Then at about 10:30 eastern, about a half hour before we went off the air, I remember somebody came in my headset. I can't remember who it was, and they said, 'Michael, you need to prepare for the worst.' I'm like, 'ok,' and they said, 'you need to be prepared to deliver the news.' So at that point I knew what they were talking about obviously.
So now we had stopped doing commentary out of respect to Jerry. So now I'm sitting out there with 18,000 people surrounding us and millions at home, no one knowing what's going on, and I didn't either. And now I'm sitting there going, 'ok, now how am I going to deliver this news to millions of people around the world' and 'what am I going to say' and how am I going to say it and how am I going to keep myself composed. All that is running through my head and then almost like it was scripted, and I hate saying that because of the business we're in because it wasn't obviously. But when we went off the air on Raw we had got an update that Jerry's heart started beating on its own and I was able to deliver that news going off the air and that was such an emotion moment.
Cole's walk-through of that night is chilling. To read his account of how it happened and then to watch that match live is eerie.
WWE and Cole did an admirable job that night to keep the show going. I was watching Raw that evening, and you could tell by the lack of commentary and the shift in the audience's attention that something was going on. However, given the camera angles, viewers at home had no idea what was transpiring at ring side.
Credit should also be given to the men that were performing in the ring that night. Even though they were involved in a match, it would have been near impossible for them to not notice the commotion outside of the ring. To their credit they didn't miss a beat in the ring and were able to complete the match.
The entire piece really hits home when Cole discussed how he was prompted to "prepare to deliver the news"—the news obviously being the passing of Lawler.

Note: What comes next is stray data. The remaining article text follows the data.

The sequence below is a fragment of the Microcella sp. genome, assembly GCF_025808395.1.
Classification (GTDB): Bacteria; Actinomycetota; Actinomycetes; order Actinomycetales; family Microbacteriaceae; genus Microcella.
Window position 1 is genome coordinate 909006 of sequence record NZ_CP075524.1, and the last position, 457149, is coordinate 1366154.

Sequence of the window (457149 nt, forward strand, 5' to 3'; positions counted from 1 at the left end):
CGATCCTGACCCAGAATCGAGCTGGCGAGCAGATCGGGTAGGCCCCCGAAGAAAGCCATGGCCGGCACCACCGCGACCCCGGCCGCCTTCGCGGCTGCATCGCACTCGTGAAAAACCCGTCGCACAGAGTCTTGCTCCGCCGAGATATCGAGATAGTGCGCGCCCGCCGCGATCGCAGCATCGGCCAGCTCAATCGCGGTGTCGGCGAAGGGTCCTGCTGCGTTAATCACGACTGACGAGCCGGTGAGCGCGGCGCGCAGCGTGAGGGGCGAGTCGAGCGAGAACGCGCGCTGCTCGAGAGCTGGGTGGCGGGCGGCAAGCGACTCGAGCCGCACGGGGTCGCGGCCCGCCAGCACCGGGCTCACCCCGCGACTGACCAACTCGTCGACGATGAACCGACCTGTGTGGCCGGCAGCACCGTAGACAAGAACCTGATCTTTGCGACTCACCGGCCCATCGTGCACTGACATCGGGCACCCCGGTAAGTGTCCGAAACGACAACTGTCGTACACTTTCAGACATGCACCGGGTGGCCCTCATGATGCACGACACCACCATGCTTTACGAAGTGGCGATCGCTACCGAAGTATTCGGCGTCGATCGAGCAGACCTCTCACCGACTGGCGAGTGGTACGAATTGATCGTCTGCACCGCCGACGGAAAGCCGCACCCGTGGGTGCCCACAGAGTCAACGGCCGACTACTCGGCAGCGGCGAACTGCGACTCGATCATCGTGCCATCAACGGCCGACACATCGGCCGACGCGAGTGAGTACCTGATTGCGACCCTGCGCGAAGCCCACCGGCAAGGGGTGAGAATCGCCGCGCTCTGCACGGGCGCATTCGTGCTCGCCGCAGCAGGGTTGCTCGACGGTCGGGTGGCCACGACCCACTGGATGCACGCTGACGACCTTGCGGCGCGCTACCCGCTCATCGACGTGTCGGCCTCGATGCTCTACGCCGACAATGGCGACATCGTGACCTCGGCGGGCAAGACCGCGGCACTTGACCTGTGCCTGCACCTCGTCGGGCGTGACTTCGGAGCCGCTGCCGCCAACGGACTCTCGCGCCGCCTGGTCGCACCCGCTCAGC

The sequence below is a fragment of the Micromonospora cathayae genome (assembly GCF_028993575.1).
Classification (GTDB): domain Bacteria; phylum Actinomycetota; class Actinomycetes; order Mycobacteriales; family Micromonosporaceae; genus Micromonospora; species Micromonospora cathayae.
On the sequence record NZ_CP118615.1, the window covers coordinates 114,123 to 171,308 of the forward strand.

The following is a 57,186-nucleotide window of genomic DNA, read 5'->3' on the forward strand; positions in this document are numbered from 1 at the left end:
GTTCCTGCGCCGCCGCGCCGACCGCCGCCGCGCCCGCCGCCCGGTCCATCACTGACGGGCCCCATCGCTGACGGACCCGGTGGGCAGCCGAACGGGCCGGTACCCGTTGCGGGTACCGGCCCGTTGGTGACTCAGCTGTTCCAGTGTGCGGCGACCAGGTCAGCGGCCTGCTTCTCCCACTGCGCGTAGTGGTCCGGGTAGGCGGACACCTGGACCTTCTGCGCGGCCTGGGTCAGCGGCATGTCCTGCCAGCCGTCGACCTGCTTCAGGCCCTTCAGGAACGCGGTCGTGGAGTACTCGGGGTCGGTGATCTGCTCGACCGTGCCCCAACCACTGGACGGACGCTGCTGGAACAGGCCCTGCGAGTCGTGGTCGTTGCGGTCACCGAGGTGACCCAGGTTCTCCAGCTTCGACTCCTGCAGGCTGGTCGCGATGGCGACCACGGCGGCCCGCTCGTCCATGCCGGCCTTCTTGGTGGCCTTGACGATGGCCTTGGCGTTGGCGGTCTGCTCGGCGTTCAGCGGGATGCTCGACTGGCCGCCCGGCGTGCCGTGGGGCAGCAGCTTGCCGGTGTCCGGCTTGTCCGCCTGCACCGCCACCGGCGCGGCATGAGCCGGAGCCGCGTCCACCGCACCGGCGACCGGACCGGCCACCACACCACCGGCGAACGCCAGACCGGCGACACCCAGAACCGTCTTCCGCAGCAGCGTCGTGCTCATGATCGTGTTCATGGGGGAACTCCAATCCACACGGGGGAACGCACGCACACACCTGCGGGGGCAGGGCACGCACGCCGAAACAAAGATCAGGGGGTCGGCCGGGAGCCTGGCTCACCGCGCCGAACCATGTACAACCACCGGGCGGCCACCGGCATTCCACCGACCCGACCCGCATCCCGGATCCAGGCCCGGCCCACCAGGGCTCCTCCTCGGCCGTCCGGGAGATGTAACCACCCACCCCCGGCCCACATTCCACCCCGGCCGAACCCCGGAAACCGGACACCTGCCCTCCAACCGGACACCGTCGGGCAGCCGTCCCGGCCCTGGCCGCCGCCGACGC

Earlier in this interview, Cole mentions how he and Lawler have "known each other for 16 years" and are "real close." I simply cannot imagine being in that moment that he was in. For him to be sitting ringside trying to come to terms with the real possibility that he was going to have to tell the world his friend died is unimaginable.
The overall vibe of this night was strikingly similar to that of the Over the Edge pay-per-view in 1999. If you recall, it was on this fateful night that Owen Hart experienced an equipment malfunction, causing him to fall from the rafters to the ring. That night the show also went on. During that broadcast we received an initial update from Jim Ross and Lawler, a few heart-warming comments from Jeff Jarrett and then ultimately the announcement of Hart's passing.
In both situations the life and energy was totally sucked out of the live audience. Being someone that watched both events live, I can say that for myself each passing moment was very tense. It's unsettling to be watching something where there is such uncertainty in regards to someone living or dying. Fortunately the similarities end there since Lawler was able to make it through his ordeal.
The events of that evening were horrible and almost tragic.
However, the one thing the heart attack did was allow for the WWE Universe to see Michael Cole in a new light. Prior to that night, Cole was playing a heel character and was generally hated by most fans. He had been feuding on TV with Lawler and garnering a great deal of heat from fans. The Cole and Lawler feud saw Cole delve into some deep personal subjects from Lawler's personal life. Even before his heel turn, it seemed like the majority of the WWE Universe never really connected with him.
On that night, everyone got to see a different side of Cole. Everyone got to see raw emotion. They got to see a man that was no longer playing a role or following a script, but rather someone who was in agony and struggling to get his thoughts out. WWE fans saw Cole in a vulnerable and emotional state. For many fans this was one of the first real opportunities to connect with him.
That night, Cole turned face in regards to his TV character. In regards to the WWE Universe, I believe it was on that night that fans finally embraced and accepted him.
It's truly amazing what moments in life end up being the ones that define people. Cole has been with the WWE since 1997—that's just over 16 years. In that time he has done some wonderful things for the business. He is hands down going to be regarded as one of the best WWE play-by-play callers. One could even argue that he is putting together a Hall of Fame career.
Despite everything that he has accomplished and everything he will in the future, this night just might be his defining moment. When he wraps up his WWE career this just might be the night that stands out in the mind of fans.
This is not because he doesn't have brighter moments. Instead, it's because it was on this night that he as a person captivated the entire WWE Universe with his emotion and love for his close friend and colleague.